Strike 1: Collectively, Nuggets Nation has been quick to jump on national media types for their slights and oversights – past and present – about all things Denver Nuggets. However, some of us locals need to come clean and acknowledge that we haven’t been all right all along, either.

Back when the Nuggets hired Michael Malone almost eight years ago to the day (June 15th, 2015 to be exact) no one around here was celebrating. Having just gone through the Brian Shaw Era, culminated by a 23-game stint from popular Melvin Hunt, the Nuggets were widely dissed – nationally AND locally – for hiring a relatively unknown head coach with a 39-67 career record to a three-year deal. Better known names like Mike D’Antoni and Mike Woodson had been rumored for the gig.

On the surface, it looked like Nuggets ownership was A) going on the cheap and B) admitting that firing future Hall of Famer George Karl in 2013 was a grievous mistake. Nuggets GM Tim Connelly openly admitted that he hired Malone to try to get Denver back to the faster pace of play that Karl had employed during a decade-long stretch of playoff appearances.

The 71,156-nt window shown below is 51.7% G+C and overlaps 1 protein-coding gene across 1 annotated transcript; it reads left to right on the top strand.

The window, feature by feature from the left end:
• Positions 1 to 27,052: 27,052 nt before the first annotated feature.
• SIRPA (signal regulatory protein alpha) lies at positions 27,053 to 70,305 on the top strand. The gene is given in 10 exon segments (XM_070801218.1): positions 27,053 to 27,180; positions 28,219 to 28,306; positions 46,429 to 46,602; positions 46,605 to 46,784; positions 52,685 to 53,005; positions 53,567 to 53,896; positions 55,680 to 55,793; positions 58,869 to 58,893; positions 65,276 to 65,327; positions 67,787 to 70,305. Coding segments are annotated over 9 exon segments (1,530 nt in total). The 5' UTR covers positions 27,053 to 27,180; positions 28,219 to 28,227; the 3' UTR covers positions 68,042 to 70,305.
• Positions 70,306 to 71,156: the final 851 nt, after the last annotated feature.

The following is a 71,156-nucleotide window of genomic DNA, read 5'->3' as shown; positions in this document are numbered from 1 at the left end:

The players on the roster – and some in the media – were firmly behind the retention of Hunt, who had gone 10-13 to conclude the 2014-2015 season.

Jeff Goodman of ESPN said at the time, “Denver is not in a position to command a big time head coach. Frankly, they don’t have the roster, they don’t have the money, so they had to go with a guy like Michael Malone.”

The “don’t have the money” part showed that Goodman wasn’t fully in touch with Kroenke’s background, but the rest of the quote fit right in with the notion most of the local media was putting out there at the time, too: Denver settled.

Criticism of the Kroenke ownership group (from this space and many many others) at the time revolved around a seemingly unwillingness to spend money (to go into luxury tax territory) and included too much meddling, especially with the firing of the Karl, who had just won the NBA Coach of the Year award.

What were they thinking?

Three years later, without a winning season to show for it, they gave Malone an extension. Very few cheered. Again.

We’re all cheering now.

Since the hiring of Malone, the Kroenke’s have accumulated championships in the NFL and NHL, and have earned the respect of fans and media alike for their patience and team building approach. Adding an NBA title to that list would earn them even that much more praise from all of us – here and nationally – who were quick to criticize eight years ago.

Wouldn’t it be appropriate to have a parade on Thursday, June 15th, 2023?